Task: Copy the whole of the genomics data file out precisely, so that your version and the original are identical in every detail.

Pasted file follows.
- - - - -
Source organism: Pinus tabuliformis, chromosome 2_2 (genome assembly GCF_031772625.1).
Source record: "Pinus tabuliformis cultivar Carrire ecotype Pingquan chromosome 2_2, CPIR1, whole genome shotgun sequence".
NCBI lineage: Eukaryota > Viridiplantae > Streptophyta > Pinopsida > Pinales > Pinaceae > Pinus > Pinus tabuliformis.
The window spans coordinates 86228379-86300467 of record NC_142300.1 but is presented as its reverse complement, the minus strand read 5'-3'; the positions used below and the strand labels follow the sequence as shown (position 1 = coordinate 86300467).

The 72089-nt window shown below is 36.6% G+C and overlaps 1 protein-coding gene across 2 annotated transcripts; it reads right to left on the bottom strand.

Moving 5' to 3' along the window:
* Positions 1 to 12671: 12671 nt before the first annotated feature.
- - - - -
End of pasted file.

Source organism: Pinus tabuliformis, chromosome 2_2 (genome assembly GCF_031772625.1).
Source record: "Pinus tabuliformis cultivar Carrire ecotype Pingquan chromosome 2_2, CPIR1, whole genome shotgun sequence".
NCBI lineage: Eukaryota > Viridiplantae > Streptophyta > Pinopsida > Pinales > Pinaceae > Pinus > Pinus tabuliformis.
The window spans coordinates 86228379-86300467 of record NC_142300.1 but is presented as its reverse complement, the minus strand read 5'-3'; the positions used below and the strand labels follow the sequence as shown (position 1 = coordinate 86300467).

The 72089-nt window shown below is 36.6% G+C and overlaps 1 protein-coding gene across 2 annotated transcripts; it reads right to left on the bottom strand.

Moving 5' to 3' along the window:
* Positions 1 to 12671: 12671 nt before the first annotated feature.